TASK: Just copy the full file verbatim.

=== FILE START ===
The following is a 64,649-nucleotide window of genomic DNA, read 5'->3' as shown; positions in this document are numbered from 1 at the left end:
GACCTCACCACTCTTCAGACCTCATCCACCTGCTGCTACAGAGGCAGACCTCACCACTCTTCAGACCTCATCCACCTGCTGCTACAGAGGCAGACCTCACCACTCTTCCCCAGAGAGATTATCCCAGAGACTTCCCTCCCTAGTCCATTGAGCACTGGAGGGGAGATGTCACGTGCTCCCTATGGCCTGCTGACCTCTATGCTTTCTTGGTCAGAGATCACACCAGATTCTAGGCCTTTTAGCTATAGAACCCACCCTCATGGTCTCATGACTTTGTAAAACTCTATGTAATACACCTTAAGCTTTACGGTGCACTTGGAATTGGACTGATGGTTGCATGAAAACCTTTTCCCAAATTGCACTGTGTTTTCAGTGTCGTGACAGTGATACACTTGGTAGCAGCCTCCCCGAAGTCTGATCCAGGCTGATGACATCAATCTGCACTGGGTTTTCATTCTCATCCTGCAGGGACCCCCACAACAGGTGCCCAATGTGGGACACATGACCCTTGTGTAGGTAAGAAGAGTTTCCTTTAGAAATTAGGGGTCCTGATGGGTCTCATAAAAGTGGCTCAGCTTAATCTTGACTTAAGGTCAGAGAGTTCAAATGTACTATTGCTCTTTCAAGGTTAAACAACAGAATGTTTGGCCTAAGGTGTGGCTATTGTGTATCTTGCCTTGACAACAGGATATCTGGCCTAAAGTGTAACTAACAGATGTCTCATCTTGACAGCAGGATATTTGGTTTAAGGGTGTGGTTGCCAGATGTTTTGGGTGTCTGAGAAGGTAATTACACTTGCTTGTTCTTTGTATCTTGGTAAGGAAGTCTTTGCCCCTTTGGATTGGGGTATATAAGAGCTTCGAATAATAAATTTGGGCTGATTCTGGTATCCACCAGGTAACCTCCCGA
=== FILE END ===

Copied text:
The following is a 64,649-nucleotide window of genomic DNA, read 5'->3' as shown; positions in this document are numbered from 1 at the left end:
GACCTCACCACTCTTCAGACCTCATCCACCTGCTGCTACAGAGGCAGACCTCACCACTCTTCAGACCTCATCCACCTGCTGCTACAGAGGCAGACCTCACCACTCTTCCCCAGAGAGATTATCCCAGAGACTTCCCTCCCTAGTCCATTGAGCACTGGAGGGGAGATGTCACGTGCTCCCTATGGCCTGCTGACCTCTATGCTTTCTTGGTCAGAGATCACACCAGATTCTAGGCCTTTTAGCTATAGAACCCACCCTCATGGTCTCATGACTTTGTAAAACTCTATGTAATACACCTTAAGCTTTACGGTGCACTTGGAATTGGACTGATGGTTGCATGAAAACCTTTTCCCAAATTGCACTGTGTTTTCAGTGTCGTGACAGTGATACACTTGGTAGCAGCCTCCCCGAAGTCTGATCCAGGCTGATGACATCAATCTGCACTGGGTTTTCATTCTCATCCTGCAGGGACCCCCACAACAGGTGCCCAATGTGGGACACATGACCCTTGTGTAGGTAAGAAGAGTTTCCTTTAGAAATTAGGGGTCCTGATGGGTCTCATAAAAGTGGCTCAGCTTAATCTTGACTTAAGGTCAGAGAGTTCAAATGTACTATTGCTCTTTCAAGGTTAAACAACAGAATGTTTGGCCTAAGGTGTGGCTATTGTGTATCTTGCCTTGACAACAGGATATCTGGCCTAAAGTGTAACTAACAGATGTCTCATCTTGACAGCAGGATATTTGGTTTAAGGGTGTGGTTGCCAGATGTTTTGGGTGTCTGAGAAGGTAATTACACTTGCTTGTTCTTTGTATCTTGGTAAGGAAGTCTTTGCCCCTTTGGATTGGGGTATATAAGAGCTTCGAATAATAAATTTGGGCTGATTCTGGTATCCACCAGGTAACCTCCCGA